Emo­tional depth with a back­drop of ba­nal­ity

Im­mer­sive nar­ra­tive has char­ac­ters with foibles rarely seen in gam­ing

The Washington Post Sunday - - CLASSICAL MUSIC - BY CHRISTO­PHER BYRD style@wash­post.com

I to­tally fell for “Night in the Woods” after the knives came out. That’s when Mae Borowskie and her buddy Gregg be­gin stab­bing each other’s hands to see who could tough it out long­est. Two friends hang­ing out, act­ing young, be­ing dumb. It is one of the many scenes that make the game feel more in touch with earthy, ev­ery­day life than most.

Whereas so many video-game char­ac­ters are al­pha types, suave and cock­sure, the char­ac­ters in “Night in the Woods” are the op­po­site. They fum­ble their way through em­bar­rass­ing sit­u­a­tions, men­tal-health is­sues, low self-ex­pec­ta­tions and petty cru­elty — a spec­trum of emo­tions rarely fo­cused on in video games. Like “To the Moon,” “Her Story” or “Life is Strange,” “Night in the Woods” is a re­minder of how emo­tion­ally tepid most other ti­tles are in com­par­i­son.

Twenty-year-old Mae doesn’t want to go into de­tail about why she has dropped out of col­lege and re­turned to Pos­sum Springs. Why any­one would want to re­turn to her small, seem­ingly dead-end home town, which can’t even get a cell­phone tower in­stalled in its area, is a ques­tion that hangs over the story.

Gregg is try­ing to leave the area with his boyfriend An­gus to re­lo­cate to a more queer-friendly en­vi­ron­ment. Mae’s other close friend, Bea, who calls Mae out on her im­ma­tu­rity, would ap­pre­ci­ate noth­ing more than the chance to get out of town to

“Night in the Woods” has an el­e­gant de­sign and a pared-down car­toony aes­thetic, which are paired with ex­am­i­na­tions of life’s vi­cis­si­tudes.

bet­ter her­self.

To fore­stall reck­on­ing with her de­ci­sion, Mae does her best to duck her par­ents’ gen­tle sug­ges­tions that she get a job. In­stead, like a kid do­ing ev­ery­thing she can to avoid grow­ing up, she gives her­self over to the daily rhythm of wan­der­ing around town ab­sorb­ing its eco­nomic de­cline, vis­it­ing her friends at their jobs.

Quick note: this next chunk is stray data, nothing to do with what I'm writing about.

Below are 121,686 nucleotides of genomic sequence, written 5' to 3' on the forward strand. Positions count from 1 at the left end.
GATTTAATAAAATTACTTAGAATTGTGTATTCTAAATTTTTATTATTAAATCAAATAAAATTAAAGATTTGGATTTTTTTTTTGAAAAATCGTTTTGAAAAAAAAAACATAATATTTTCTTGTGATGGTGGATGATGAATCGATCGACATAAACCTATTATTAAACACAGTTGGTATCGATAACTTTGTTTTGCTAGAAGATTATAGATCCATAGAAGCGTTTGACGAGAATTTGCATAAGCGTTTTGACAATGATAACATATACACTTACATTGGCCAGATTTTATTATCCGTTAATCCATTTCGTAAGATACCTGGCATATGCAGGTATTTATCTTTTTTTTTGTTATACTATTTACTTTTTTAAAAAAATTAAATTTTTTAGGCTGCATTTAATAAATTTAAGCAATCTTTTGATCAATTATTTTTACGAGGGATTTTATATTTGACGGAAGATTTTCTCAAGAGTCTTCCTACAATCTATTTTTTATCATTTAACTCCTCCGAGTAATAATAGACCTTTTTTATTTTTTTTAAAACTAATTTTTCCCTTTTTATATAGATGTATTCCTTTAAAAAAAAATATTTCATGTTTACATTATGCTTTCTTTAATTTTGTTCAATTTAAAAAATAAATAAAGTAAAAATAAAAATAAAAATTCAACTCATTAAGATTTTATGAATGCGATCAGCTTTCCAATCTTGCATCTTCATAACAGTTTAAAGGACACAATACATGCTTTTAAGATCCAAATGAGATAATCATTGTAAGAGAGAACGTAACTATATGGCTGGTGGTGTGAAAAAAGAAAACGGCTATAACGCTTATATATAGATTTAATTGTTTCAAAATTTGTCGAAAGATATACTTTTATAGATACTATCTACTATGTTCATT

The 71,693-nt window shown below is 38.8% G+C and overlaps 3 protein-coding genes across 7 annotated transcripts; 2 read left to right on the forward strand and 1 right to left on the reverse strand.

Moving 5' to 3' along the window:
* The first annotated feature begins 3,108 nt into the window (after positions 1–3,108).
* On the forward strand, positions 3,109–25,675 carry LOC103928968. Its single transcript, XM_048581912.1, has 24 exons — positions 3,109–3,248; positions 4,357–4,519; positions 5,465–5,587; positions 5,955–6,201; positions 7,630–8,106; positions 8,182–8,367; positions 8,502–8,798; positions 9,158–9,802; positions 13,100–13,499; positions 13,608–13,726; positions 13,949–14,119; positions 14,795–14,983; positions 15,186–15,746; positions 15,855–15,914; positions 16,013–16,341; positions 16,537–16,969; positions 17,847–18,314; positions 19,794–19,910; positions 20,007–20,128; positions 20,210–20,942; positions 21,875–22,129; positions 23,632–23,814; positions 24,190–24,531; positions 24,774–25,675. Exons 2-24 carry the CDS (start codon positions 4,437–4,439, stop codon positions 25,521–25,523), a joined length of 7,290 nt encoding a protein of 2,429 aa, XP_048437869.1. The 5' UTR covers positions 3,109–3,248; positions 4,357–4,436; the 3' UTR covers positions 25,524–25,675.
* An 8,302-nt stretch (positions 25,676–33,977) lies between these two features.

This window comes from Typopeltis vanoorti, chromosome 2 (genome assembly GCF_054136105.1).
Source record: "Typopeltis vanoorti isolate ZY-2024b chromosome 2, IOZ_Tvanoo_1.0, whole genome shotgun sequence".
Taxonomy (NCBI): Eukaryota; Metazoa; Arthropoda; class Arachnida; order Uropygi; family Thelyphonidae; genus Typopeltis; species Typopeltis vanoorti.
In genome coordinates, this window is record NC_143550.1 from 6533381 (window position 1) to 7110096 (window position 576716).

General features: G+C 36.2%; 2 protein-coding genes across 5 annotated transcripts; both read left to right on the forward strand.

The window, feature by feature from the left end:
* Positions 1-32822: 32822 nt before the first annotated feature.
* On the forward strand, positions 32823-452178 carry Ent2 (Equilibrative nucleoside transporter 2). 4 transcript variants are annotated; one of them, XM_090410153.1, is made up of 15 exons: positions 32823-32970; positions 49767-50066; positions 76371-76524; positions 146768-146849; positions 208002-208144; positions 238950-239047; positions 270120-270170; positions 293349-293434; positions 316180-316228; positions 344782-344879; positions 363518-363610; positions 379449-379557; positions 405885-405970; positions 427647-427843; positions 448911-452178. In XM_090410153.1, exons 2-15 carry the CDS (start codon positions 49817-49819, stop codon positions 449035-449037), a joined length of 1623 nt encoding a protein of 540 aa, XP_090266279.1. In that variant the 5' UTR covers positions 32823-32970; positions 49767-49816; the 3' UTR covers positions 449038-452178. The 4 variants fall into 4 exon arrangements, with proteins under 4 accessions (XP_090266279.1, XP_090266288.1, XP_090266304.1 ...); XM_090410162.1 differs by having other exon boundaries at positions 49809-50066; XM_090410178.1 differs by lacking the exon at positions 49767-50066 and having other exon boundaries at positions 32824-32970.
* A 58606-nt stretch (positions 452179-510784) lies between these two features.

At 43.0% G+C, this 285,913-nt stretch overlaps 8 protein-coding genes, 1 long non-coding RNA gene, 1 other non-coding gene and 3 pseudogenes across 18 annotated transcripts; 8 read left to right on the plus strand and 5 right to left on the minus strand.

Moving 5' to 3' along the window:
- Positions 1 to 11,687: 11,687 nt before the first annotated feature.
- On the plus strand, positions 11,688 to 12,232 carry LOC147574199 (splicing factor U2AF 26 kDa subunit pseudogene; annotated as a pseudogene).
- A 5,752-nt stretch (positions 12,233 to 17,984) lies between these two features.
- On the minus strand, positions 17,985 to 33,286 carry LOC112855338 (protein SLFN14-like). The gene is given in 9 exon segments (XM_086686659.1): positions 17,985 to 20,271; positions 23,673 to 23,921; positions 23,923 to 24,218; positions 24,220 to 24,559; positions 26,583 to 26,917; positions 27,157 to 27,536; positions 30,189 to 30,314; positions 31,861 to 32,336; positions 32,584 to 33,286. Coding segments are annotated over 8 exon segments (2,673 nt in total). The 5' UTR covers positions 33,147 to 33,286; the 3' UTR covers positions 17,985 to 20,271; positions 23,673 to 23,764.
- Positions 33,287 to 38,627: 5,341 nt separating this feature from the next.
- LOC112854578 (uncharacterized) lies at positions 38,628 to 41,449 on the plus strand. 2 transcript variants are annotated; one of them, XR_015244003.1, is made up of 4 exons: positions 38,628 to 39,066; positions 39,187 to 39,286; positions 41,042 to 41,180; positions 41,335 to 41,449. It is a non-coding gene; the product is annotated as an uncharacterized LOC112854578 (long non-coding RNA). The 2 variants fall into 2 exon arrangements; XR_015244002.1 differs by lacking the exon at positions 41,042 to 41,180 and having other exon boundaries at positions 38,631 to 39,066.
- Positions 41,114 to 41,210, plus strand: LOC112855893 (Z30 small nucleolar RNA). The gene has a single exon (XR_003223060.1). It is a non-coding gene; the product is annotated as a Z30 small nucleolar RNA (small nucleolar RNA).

When all are free, some­times the crew get to­gether for band prac­tice — an amus­ing but fruit­less en­deavor; they en­ter­tain no il­lu­sions of spiff­ing up their act to take it pub­lic. De­spite their con­stant stream of ban­ter, a sense of en­nui dances around the edges of their ac­tiv­ity, some­times trip­ping into full view. For in­stance, at a dough­nut joint, Mae has an ex­is­ten­tial cri­sis. Look­ing in the mir­ror in the bath­room, she loses any sense of the fun that she thought she was hav­ing with her friends. In a flash, her de­pres­sion gives way to a de­struc­tive ma­nia that leads her to wreck the bath­room un­til Gregg in­ter­venes. The game skill­fully places such dra­matic episodes in be­tween far less in­tense mo­ments like en­gag­ing in a lit­tle fam­ily bond­ing by watch­ing bad TV.

The game’s sim­ple yet re­fined vis­ual style made me think of Chris Ware’s comic books. In both cases, el­e­gant de­sign and a pared-down car­toony aes­thetic are paired with ex­am­i­na­tions of life’s vi­cis­si­tudes. In “Night in the Woods,” peo­ple who look like birds walk next to birds just as peo­ple who look like cats cross paths with cats. Such whim­si­cal ab­strac­tions won my af­fec­tion. They bake into the game a cer­tain amount of lev­ity, which makes the emo­tional fire­works stick out all the more. I would be ne­glect­ful, how­ever, if I didn’t men­tion that I’ve read com­plaints on­line about the game’s lin­ear­ity and its length, some sug­gest­ing it would have worked bet­ter as a short graphic novel. Un­der­stand­ably, game­play-first peo­ple may take is­sue with the game’s re­laxed plat­form­ing me­chan­ics and low over­all chal­lenge. But it still cap­i­tal­izes on one of the dis­tinc­tive traits of video games — the abil­ity to fun­nel peo­ple into rou­tines.

Un­like other nar­ra­tive-driven games like “Gone Home” or “Ev­ery­body’s Gone to the Rap­ture” that can be com­pleted in less than four hours, “Night in the Woods” is con­sid­er­ably longer. (I’m not sure how long it took me to fin­ish it, but Steam tells me that I had the pro­gram open for more than a dozen hours.) Although some of the on­line com­ments found the nar­ra­tive plod­ding at points, I found the game’s length to be in the ser­vice of a healthy artis­tic strat­egy. As in life, some of Mae’s days are more note­wor­thy than oth­ers. There are days when she’ll talk to a per­son who is seated in the same spot they were the day be­fore, and the con­ver­sa­tion will be just as trite as it was then. But even­tu­ally, in­evitably, some­thing changes, and the in­ci­dent ap­pears more con­se­quen­tial be­cause it emerges against a back­drop of ba­nal­ity. I doubt I’d have found the game as af­fect­ing as I did if I hadn’t grown so se­dated by the day-in-day-out mun­dane el­e­ments of Mae’s life in Pos­sum Springs. That’s not to say Mae doesn’t go on ad­ven­tures. She goes on plenty, and I think I’ll al­ways re­mem­ber a few of those ex­cur­sions, which is more than I can say about the quests in a lot of role-play­ing games. As a mat­ter of fact, I’ve had Alec Holowka’s orig­i­nal sound­track run­ning through my head since I fin­ished “Night in the Woods,” which speaks to the part of me that doesn’t want to let any of it go.


NIGHT IN THE WOODS In­fi­nite Fall, Finji Mac, PC, PlayS­ta­tion 4

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